Dark Matter @ LHC 2020 (DM@LHC)

Europe/Zurich
Description

The 7th Dark Matter @ LHC 2020 workshop will take place from June 2nd to June 5th 2020.

Due to the current covid-19 related travel restrictions, there will be no in-person meeting in Hamburg, as originally planned.

However, the conference will go ahead as an online event with a modified timetable (afternoons only, same dates). In addition to the main conference room, we plan to provide a number of smaller "breakout" rooms for informal discussions with the sessions speakers. We will also set up a virtual coffee break to facilitate discussions on specific topics.

Further connection details will follow in the next weeks.

The goal of the conference is to bring together the experimental and theory communities to discuss the latest results from dark matter searches at the LHC and plans for the future. In particular, there will be a dedicated session on strategies for dark matter searches during the upcoming LHC Run 3. Further topics include the fast-growing area of dark sectors and LLPs, flavour and dark matter, and machine learning tools for dark matter searches. We will also have speakers from non-LHC dark matter experiments to discuss common topics, such as the comparability of results from different experiments in common theoretical frameworks and ideas for cross-experimental collaborations.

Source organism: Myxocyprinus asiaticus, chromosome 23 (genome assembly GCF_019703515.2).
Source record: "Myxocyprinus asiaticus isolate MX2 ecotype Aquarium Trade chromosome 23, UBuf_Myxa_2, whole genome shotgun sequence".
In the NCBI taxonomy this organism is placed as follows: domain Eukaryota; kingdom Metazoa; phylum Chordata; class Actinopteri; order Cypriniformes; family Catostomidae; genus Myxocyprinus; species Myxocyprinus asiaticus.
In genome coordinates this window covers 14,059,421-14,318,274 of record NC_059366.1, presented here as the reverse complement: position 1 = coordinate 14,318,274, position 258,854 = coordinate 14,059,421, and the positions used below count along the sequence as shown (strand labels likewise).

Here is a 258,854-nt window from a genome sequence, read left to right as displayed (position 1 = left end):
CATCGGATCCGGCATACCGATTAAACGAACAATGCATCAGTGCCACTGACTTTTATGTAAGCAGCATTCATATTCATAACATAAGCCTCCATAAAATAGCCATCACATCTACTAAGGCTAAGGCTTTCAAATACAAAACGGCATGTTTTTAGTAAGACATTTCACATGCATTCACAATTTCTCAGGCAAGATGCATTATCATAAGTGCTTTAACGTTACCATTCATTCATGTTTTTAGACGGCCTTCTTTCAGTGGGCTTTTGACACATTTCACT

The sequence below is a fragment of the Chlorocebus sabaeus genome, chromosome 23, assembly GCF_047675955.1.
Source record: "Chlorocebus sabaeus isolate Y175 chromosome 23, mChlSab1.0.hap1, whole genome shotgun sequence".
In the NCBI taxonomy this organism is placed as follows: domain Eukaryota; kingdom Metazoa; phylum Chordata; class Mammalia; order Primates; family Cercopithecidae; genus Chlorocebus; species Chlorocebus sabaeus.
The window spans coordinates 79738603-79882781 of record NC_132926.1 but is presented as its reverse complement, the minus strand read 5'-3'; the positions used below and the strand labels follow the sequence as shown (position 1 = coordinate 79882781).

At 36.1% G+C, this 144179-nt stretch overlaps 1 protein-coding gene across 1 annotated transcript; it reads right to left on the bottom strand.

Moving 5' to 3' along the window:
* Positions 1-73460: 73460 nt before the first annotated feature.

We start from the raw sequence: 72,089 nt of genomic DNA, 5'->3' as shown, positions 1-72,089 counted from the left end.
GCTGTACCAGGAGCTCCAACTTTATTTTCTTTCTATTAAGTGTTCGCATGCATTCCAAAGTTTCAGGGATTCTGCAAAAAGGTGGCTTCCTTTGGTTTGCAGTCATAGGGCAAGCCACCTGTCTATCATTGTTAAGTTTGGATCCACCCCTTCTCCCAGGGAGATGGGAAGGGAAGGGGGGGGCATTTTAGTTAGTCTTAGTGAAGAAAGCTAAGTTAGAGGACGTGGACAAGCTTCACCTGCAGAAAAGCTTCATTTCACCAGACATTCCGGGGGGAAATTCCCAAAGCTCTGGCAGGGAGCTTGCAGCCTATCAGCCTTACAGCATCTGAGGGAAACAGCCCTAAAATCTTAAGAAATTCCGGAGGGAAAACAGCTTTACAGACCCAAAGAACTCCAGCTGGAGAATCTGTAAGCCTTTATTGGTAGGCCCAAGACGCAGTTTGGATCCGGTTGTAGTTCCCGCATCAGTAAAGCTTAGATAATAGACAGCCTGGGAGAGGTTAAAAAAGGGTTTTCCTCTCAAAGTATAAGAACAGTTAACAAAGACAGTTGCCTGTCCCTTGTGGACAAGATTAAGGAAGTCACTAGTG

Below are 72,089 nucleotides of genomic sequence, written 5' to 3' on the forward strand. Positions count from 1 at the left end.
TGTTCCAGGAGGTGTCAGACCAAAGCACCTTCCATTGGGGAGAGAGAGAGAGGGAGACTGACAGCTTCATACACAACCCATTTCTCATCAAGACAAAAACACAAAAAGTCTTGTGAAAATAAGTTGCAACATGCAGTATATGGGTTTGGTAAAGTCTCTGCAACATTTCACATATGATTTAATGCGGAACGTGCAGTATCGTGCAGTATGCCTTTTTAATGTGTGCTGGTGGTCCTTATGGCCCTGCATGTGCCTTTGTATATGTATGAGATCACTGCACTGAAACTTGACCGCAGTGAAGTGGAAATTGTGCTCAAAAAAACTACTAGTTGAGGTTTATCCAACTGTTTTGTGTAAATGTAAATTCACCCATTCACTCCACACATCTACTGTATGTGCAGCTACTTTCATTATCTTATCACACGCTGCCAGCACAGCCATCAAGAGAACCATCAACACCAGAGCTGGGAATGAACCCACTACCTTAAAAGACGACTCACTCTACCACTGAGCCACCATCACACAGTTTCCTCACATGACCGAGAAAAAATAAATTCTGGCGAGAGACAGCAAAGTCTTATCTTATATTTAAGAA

The conference will feature invited and contributed talks as well as a poster session. Furthermore, we foresee a number of shorter lightning talks on specific topics. These are meant to highlight individual and/or unusual ideas and can also help increase the visibility of younger scientists.

Previous editions:

Registration
Registration
Participants
  • Abderrazaq El Abassi
  • Abhishikth Mallampalli
  • Adam Ruby
  • Adil Jueid
  • Ahmed Ali
  • Ahmed Ali Abdelalim
  • Alaa Awad
  • Albert De Roeck
  • Aleksander Filip Zarnecki
  • Alessandro Morandini
  • Alessandro Tricoli
  • Alexander Josef Grohsjean
  • Alexander Leopold
  • Alexander Lincoln Read
  • Alexander Mann
  • Alexander Moreno Briceño
  • Alexander Zaytsev
  • Alexandra Dobrynina
  • Alexandre Arbey
  • Alexandria Reddick
  • Alexey Boyarsky
  • Alexey Myagkov
  • Alexis Plascencia
  • Alicia Wongel
  • Alison Elliot
  • Aliya Nigamova
  • Alpman Manalp
  • Amanda Steinhebel
  • Amardeep Chawla
  • Ana Maria de Sousa Slivar
  • Anastasia Sokolenko
  • Anastasiia Filimonova
  • Andrea Matic
  • Andreas Korn
  • Ang Li
  • Anindya Ghosh
  • Ankur Verma
  • Antonella De Santo
  • Antonio Boveia
  • ANUPAM RAY
  • Aqeel Ahmed
  • Archit Srivastava
  • Are Raklev
  • Arindam Chatterjee
  • Arnab Laha
  • Arnab Purohit
  • Arthur Linss
  • Arvind Rajaraman
  • Asmaa Aboulhorma
  • Avirup Ghosh
  • B. B. Levchenko
  • Badr-eddine Ngair
  • Baishali Dutta
  • Baptiste Ravina
  • Ben Bruers
  • Benjamin Fuks
  • Benjamin Michael Wright
  • Benjamin Tannenwald
  • Benyounes Bel Moussa
  • Bin Li
  • Brenda Fabela Enriquez